California Pet Spay-Neuter Bill Defeated

The bill would have required the sterilization of all dogs without an intact dog license at 6 months old.

California Senate Bill 250, which would have required spay or neuter surgery for most of the state’s dogs and cats, failed passage in the State Assembly last week on a vote of 28-40. SB 250 had moved to a third reading in mid August after being shelved as inactive for almost a year.

The aim of the bill, sponsored by Senate Majority Leader Dean Florez, was to help curb pet overpopulation.

SB 250 would have called on cat owners to spay or neuter their cats at 6 months of age if the cats were allowed to roam at large. The bill also would have required the sterilization of all dogs at 6 months old unless the owner received an unaltered dog license.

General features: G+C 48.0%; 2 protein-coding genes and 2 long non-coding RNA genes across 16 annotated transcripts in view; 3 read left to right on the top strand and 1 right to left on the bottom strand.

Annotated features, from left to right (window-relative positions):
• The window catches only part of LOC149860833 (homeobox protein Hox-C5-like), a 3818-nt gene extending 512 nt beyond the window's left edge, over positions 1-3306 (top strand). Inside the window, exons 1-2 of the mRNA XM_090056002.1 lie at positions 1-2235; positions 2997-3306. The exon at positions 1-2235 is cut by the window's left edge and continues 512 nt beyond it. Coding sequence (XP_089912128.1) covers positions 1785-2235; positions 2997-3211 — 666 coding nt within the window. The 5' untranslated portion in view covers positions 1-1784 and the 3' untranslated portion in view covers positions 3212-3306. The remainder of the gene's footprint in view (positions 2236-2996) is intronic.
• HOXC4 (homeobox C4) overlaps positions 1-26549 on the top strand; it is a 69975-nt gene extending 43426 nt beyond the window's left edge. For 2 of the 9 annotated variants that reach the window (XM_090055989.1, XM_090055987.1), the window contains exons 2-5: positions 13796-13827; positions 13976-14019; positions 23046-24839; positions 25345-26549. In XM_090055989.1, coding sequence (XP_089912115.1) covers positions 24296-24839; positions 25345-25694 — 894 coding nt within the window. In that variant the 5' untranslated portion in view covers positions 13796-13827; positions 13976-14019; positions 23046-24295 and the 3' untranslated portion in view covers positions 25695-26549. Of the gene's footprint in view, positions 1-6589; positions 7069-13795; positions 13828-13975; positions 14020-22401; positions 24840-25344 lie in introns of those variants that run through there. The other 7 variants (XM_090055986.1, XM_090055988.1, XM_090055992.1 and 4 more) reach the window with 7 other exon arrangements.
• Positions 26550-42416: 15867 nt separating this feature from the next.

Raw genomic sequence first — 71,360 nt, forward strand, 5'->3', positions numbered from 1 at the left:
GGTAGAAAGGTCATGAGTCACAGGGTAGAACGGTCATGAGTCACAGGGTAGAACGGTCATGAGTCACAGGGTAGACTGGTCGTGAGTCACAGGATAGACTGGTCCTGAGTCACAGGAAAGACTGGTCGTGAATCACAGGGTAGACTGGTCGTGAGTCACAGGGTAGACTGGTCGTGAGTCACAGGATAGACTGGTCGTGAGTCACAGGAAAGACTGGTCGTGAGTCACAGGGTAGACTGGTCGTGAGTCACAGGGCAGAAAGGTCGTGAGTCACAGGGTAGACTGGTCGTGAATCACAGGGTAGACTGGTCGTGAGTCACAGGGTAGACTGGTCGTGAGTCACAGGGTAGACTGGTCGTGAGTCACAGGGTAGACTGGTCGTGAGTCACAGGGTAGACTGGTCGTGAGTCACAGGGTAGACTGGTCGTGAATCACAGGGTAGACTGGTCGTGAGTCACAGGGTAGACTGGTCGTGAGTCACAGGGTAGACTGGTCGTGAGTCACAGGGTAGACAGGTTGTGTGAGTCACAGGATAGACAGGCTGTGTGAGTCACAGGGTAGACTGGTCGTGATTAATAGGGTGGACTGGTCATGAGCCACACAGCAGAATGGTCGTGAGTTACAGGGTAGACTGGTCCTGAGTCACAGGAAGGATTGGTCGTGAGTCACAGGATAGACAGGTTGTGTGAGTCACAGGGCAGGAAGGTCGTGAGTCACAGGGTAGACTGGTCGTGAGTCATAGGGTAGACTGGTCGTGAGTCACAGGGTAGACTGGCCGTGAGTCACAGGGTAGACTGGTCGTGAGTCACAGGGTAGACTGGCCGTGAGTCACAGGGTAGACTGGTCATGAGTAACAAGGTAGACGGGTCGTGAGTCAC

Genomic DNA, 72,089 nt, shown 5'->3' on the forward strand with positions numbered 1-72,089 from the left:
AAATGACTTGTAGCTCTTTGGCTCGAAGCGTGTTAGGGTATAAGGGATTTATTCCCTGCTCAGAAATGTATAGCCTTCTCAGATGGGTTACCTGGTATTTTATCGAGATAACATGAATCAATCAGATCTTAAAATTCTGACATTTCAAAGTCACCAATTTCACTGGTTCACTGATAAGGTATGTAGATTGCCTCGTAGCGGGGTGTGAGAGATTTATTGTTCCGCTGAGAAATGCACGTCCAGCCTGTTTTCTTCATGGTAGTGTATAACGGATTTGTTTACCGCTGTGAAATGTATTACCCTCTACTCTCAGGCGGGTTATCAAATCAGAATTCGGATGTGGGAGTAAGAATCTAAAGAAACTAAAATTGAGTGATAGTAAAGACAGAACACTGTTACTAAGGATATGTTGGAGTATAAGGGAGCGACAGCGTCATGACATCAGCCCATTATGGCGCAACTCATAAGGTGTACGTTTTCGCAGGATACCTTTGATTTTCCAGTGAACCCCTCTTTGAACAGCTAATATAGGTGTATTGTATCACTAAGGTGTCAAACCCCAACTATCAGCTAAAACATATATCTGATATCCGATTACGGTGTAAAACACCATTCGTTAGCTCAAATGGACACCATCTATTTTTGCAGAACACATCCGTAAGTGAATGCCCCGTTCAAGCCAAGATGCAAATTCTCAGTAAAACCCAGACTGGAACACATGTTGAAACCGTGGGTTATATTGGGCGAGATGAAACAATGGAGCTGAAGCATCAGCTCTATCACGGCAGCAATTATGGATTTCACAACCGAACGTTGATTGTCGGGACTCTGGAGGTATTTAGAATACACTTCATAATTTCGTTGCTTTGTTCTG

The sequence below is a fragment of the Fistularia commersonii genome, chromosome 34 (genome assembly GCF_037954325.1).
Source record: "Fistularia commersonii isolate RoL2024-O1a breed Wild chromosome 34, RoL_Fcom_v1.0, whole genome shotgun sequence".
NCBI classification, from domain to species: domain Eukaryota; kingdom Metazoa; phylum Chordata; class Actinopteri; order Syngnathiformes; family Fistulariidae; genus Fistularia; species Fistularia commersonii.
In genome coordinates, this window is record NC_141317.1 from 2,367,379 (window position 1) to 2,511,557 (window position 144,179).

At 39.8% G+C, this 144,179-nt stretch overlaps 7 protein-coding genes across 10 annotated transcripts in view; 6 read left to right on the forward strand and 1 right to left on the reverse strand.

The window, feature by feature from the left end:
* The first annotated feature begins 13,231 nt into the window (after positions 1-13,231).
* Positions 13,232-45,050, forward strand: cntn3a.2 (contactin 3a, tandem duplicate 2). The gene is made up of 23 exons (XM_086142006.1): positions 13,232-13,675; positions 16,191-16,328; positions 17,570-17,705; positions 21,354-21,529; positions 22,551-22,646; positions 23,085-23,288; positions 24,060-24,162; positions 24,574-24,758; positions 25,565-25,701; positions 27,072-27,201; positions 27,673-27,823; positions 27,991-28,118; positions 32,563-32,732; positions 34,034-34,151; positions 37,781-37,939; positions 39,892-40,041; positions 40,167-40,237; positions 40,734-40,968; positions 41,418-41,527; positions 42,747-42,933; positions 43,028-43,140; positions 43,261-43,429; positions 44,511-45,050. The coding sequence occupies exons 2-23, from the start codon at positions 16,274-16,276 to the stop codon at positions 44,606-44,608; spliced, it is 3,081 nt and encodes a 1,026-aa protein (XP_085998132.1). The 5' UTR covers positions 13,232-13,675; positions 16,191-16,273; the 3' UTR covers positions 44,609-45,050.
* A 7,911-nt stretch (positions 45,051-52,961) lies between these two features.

Among other requirements, SB 250 also would have required anyone who sells or adopts out an intact dog, regardless of the dog’s age, to provide the licensing agency with the name and address of the new owner within 10 days.
The American Kennel Club, a longtime opponent of the bill, sent out a media alert reaffirming its stance and thanking its supporters.

“AKC thanks the many federations, clubs, fanciers and responsible dog owners who took the time to call and write their legislators throughout this process,” AKC said in its alert.

The State Legislature has now adjourned their 2009-2010 regular session.

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